The first step of repairing is, ironically, to repair yourself. You need to say something like, "I'm not proud of what I just did, but it will not define who I am."
The second step is sitting down with person you've wronged, name what happened, take responsibility, and state what you will do different next time.
It sounds so obvious. All this stuff sounds so obvious. But I can't be the only one who struggles to do the obvious thing in the heat of the moment.
AVP is a technique you can do to learn how to build confidence and handle emotions.
- A is for Acknowledge. Name the feeling and greet it. Something like "Hey, anxiety!"
- V is for Validate. All feelings have a place in our bodies. It doesn't mean they need to explode out of our bodies, but it makes sense for them to exist in there, and it's okay for them to exist in there. Say something like "It makes sense that this feeling is here" or "I believe myself" (meaning you believe that you are, in fact, feeling that feeling)
- P is for Permit. Allow yourself to fully be OK with experiencing that feeling. (An added bonus would be to add "...and I can deal with it.")
I have been trying this technique when I've felt anxiety attacks come on this week, and it actually really helps to keep myself in the driver's seat, so to speak.
A large section of the podcast is devoted to dealing with kids and their addiction to cell phones or video games.
There are a couple of points that I thought would apply even to those without kids:
Equating phone use to tobacco use
As a society, we collectively determined that children cannot control themselves with other addictive products like tobacco, so we drafted legislation to protect children from purchasing tobacco.
It bums me out that we aren't able to have productive conversations about the addictive properties of social media or cell phones in general in the halls of our legislative branches.
Do as I say, not as I do
Before leaving JMG, I hadn't had a single vacation in my career where I completely unplugged from work and lived in the moment.
Even at Bionic Giant, I still felt myself compelled (obligated?) to have my laptop with me, just in case someone broke something and I was the only one able to fix it.
We've allowed cell phones to seamlessly invade and consume our lives. Besides perhaps when I'm going swimming with the kids, I can't recall the last time I wasn't within at least 10 feet of my phone. When I am with my kids, I can't go more than several minutes without impulsively checking my phone for some sort of update.
That's truly sick behavior, no matter how you slice it.
And I'm a 36 year old dude.
If I can't regulate my own behavior, how can we expect our children to regulate themselves around these things?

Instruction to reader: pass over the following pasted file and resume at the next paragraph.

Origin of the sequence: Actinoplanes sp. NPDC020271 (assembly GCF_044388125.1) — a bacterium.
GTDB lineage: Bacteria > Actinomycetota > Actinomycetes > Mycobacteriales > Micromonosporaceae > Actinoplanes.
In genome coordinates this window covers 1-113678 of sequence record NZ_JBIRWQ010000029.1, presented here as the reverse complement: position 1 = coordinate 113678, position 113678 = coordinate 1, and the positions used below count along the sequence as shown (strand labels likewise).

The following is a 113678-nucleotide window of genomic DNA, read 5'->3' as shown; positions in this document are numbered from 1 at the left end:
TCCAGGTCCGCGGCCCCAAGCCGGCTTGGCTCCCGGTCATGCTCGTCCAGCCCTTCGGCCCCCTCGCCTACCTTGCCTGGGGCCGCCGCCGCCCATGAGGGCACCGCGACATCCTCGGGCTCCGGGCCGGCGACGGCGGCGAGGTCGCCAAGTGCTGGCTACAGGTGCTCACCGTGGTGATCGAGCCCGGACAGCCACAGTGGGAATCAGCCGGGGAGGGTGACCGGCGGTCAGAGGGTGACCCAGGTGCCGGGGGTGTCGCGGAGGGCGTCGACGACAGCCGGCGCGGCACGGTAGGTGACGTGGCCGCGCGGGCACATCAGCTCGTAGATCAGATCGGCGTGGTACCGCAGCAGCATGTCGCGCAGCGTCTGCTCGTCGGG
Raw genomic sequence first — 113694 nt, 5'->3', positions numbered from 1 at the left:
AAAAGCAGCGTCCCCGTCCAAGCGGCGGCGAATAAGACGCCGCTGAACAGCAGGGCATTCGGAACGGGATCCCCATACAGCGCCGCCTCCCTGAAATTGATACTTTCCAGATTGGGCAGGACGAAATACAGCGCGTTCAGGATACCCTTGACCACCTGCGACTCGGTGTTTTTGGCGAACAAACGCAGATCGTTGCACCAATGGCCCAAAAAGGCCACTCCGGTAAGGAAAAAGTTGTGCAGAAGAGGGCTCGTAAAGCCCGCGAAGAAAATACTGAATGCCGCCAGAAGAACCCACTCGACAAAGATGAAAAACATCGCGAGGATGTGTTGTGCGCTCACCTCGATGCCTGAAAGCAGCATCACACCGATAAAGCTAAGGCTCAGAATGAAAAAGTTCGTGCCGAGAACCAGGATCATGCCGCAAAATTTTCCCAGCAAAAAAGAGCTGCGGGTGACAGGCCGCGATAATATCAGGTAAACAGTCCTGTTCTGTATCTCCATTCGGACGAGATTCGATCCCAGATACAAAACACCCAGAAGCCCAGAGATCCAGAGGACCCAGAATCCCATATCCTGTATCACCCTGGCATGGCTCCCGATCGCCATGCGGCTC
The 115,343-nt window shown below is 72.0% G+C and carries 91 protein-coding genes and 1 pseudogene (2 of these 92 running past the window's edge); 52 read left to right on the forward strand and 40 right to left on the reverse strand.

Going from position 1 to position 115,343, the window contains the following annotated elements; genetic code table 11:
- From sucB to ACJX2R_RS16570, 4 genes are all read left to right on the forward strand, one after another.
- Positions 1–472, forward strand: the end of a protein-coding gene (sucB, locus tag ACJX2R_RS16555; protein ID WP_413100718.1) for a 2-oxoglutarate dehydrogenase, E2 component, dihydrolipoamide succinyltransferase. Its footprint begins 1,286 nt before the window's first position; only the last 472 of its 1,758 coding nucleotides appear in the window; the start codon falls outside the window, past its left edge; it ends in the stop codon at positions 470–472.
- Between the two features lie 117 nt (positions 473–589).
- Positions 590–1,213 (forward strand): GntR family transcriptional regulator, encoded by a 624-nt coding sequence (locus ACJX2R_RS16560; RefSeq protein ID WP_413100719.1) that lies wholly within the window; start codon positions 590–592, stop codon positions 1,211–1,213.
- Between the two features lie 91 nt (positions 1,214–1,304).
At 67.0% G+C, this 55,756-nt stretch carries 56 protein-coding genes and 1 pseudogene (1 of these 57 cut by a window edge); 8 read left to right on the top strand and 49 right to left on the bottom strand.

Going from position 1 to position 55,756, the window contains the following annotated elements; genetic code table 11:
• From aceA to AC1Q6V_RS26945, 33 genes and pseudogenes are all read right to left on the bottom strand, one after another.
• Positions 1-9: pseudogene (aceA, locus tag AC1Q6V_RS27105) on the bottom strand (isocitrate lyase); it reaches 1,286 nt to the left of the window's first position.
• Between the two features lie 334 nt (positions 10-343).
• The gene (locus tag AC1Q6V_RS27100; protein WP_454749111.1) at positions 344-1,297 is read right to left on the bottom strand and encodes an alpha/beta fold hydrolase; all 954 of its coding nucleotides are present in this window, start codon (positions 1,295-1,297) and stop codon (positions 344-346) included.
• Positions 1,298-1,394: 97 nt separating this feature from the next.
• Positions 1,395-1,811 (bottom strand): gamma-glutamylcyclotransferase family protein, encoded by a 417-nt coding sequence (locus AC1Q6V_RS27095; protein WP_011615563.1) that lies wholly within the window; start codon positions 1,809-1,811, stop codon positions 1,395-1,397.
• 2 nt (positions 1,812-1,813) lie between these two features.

Of course, there's lots of angles to this problem, right? "Just because you can't handle yourself doesn't mean you have to punish the rest of us" is a easy retort to that. And I'm not here saying "let's let a bunch of legislators determine how to parent our kids" because, of course, I am an American after all.
But we aren't even at a point where we can have these conversations without resorting to attacking each other.
We're sitting on two sides of the table instead of both of us on one side focused on addressing the problem.
The fact is we do have precedent around establishing guard rails for behaviors our society deems destructive. We should be relying on the opinions of the experts who research these topics and drafting rules that protect the most vulnerable in our population.
Alright, that was a pretty long recap. If any of those topics sound interesting to you, I highly recommend checking out the episode!
If we think of creative introspection as having three levels, level one is just noticing that you find an idea interesting or exciting.
Level two is noticing that your longing to be accepted can fool you to get excited about an idea that you are not actually excited about.
Level three is Andrei Tarkovsky.
In his diary, during preproduction of his masterpiece Solaris, the Soviet filmmaker writes that he has met a sound engineer that he considers brilliant. The sound engineer told Tarkovsky that they shouldn’t use Bach in the film because “everyone is using Bach in their films at the moment.”
In the diary, Tarkovsky makes no further note, but in the film, the music is—Bach.
Tarkovsky realized it didn’t matter that Bach was a popular choice that people would praise him for. It was just the right thing.
This is very hard to do, so most creatives stay on level 2 and learn that what is popular is a trap. This does lead to good ideas being needlessly killed. But likely more would die if they had let what is popular kill unpopular ideas.
This whole essay is mostly an ode to solitude and its importance for cultivating creativity, which is something I’ve been embracing lately to be sure, and also was enough to share this article on its own.